Programming Books over the Last Decade


Here’s how the book has evolved from my perspective.

An Influx of Programmers 1999-2001

During this period books were longer, more narrative than they are today.    For example, a book like Java Threads by Scott Oaks was a dense book that took days to read, re-read, and then ponder before you decided to read it again.    There were a lot of new “developers” that entered into the industry with little or no context.   Many people I know who are still developers today from that era didn’t major in a technical subject, and it wasn’t clear that they would become programmers until they stumbled upon the bull market of the late 90s.     You had a lot of Philosophy, Classics, or Comparative Religion majors showing up at a .com and wanting to read programming books that developed context.

Too Many Programmers – 2001-2004

After the dotcom bubble, there was a recession followed by a really slow recovery for technology.  The industry had too many developers and they certainly weren’t expensing millions of books.   Programmers still consumed printed books during this period, just not as many.   I remember writing my first book and it was all about print.   Conversion to electronic formats was an afterthought.   If you were going to learn a new language, you bought the book.

Programmers Wanted – 2004-2007

Services like Safari become much more popular.  In 2005 book stores still had substantial “programming” sections, but by the end of this period you’d be lucky to find more than a handful of real programming books at book stores that are coming under increasing price pressure (from everywhere)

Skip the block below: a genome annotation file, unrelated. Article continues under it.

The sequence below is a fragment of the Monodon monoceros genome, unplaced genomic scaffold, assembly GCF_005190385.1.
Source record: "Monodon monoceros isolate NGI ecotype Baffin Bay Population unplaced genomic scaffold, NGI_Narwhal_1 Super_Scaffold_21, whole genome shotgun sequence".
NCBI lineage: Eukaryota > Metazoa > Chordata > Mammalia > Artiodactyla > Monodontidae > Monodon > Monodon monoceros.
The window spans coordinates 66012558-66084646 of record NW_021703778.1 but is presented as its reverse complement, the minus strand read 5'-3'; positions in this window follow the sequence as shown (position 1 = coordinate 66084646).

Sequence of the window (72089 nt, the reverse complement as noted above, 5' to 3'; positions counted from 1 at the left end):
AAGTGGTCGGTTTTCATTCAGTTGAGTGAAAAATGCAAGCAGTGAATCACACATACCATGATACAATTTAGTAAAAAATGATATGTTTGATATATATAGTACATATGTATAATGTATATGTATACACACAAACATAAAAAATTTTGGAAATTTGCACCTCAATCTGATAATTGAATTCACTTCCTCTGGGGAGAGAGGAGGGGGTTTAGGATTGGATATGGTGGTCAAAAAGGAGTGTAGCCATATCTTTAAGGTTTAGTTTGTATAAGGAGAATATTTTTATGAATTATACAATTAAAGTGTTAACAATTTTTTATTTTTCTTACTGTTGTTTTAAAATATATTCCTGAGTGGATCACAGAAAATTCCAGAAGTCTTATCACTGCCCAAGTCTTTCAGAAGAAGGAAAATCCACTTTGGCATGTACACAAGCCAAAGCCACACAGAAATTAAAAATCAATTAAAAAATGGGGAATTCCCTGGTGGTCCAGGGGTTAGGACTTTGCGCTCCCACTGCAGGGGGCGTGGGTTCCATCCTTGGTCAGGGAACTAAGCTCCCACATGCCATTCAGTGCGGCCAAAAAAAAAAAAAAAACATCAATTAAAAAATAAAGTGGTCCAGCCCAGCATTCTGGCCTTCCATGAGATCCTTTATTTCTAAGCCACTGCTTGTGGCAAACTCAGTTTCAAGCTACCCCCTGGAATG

During this period I noticed that books started to shrink a bit.   Programmers weren’t looking for that 300 page introduction to Java Servlets as much as they were looking for a more focused text on a specific technology.    Technology was evolving as well, there wasn’t one web framework in the Java space, there were 40, and writing a book about each was unrealistic.

My own style of writing evolved as well – the first book I wrote was full of humor, long introductions, and aside, but at the end of this period I felt that a focus on utility made much more sense.

Electronic Delivery + A New Generation – 2008-2012

Electronic delivery of content is driven by Apple and Amazon.   At the end of this period, yes, there are still people purchasing printed programming books but in a sort of quaint, old-fashioned way.  If you consume programming books (and that’s a big if), you’ve likely grown accustomed to reading them on a tablet.

Books these days are much more focused on a single topic.    There’s little time for context. If you are writing a book on Github, it better damn well get to the point quickly because I’ve got thirty other technologies to keep track of at the same time – also, I’m reading this on a screen so I’m much more likely to just stop reading if I encounter sections and sections full of lengthy intro sections and commentary.

Topics are so small, and things move so quickly that it often makes little sense to write “a book” about something because A.) It isn’t a large enough topic to warrant a book, or B.) By the time you get a book through production it will be obsolete.    This is why you see entire communities (like the RoR community) starting to focus less on books and more on documentation via 1000 blogs.

Big Trend

Today’s programming books are much less about reading and more about conveying a simple example that someone can copy and paste – now.    As we transition to the screen it is less about reading and more about getting something done.

When you could rely on the printed page, you could rely on less distracted readers.  Today, you’ll be lucky if your reader has more than 10 minutes of uninterrupted reading experience.  This means that you need to get to the point, quickly.